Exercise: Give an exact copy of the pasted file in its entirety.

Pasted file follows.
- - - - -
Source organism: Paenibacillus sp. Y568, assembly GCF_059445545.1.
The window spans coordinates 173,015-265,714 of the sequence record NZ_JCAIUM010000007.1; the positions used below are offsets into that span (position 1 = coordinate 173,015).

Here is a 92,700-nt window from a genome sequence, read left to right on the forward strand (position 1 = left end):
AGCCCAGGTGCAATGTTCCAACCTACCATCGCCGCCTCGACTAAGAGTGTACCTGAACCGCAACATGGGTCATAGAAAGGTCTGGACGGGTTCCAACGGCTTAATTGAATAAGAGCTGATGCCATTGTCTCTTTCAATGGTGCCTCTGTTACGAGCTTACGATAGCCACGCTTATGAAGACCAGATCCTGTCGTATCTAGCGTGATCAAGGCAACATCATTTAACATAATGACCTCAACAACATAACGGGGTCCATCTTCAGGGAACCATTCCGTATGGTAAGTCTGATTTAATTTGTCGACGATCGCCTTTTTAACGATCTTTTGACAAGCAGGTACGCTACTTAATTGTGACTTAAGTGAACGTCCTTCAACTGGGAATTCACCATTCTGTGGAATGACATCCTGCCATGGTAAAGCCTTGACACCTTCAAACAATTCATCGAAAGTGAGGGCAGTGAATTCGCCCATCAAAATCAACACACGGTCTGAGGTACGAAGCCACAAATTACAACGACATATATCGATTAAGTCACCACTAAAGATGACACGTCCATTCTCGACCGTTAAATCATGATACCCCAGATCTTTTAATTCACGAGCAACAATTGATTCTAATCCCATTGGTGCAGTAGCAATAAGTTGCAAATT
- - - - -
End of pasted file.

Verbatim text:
Source organism: Paenibacillus sp. Y568, assembly GCF_059445545.1.
The window spans coordinates 173,015-265,714 of the sequence record NZ_JCAIUM010000007.1; the positions used below are offsets into that span (position 1 = coordinate 173,015).

Here is a 92,700-nt window from a genome sequence, read left to right on the forward strand (position 1 = left end):
AGCCCAGGTGCAATGTTCCAACCTACCATCGCCGCCTCGACTAAGAGTGTACCTGAACCGCAACATGGGTCATAGAAAGGTCTGGACGGGTTCCAACGGCTTAATTGAATAAGAGCTGATGCCATTGTCTCTTTCAATGGTGCCTCTGTTACGAGCTTACGATAGCCACGCTTATGAAGACCAGATCCTGTCGTATCTAGCGTGATCAAGGCAACATCATTTAACATAATGACCTCAACAACATAACGGGGTCCATCTTCAGGGAACCATTCCGTATGGTAAGTCTGATTTAATTTGTCGACGATCGCCTTTTTAACGATCTTTTGACAAGCAGGTACGCTACTTAATTGTGACTTAAGTGAACGTCCTTCAACTGGGAATTCACCATTCTGTGGAATGACATCCTGCCATGGTAAAGCCTTGACACCTTCAAACAATTCATCGAAAGTGAGGGCAGTGAATTCGCCCATCAAAATCAACACACGGTCTGAGGTACGAAGCCACAAATTACAACGACATATATCGATTAAGTCACCACTAAAGATGACACGTCCATTCTCGACCGTTAAATCATGATACCCCAGATCTTTTAATTCACGAGCAACAATTGATTCTAATCCCATTGGTGCAGTAGCAATAAGTTGCAAATT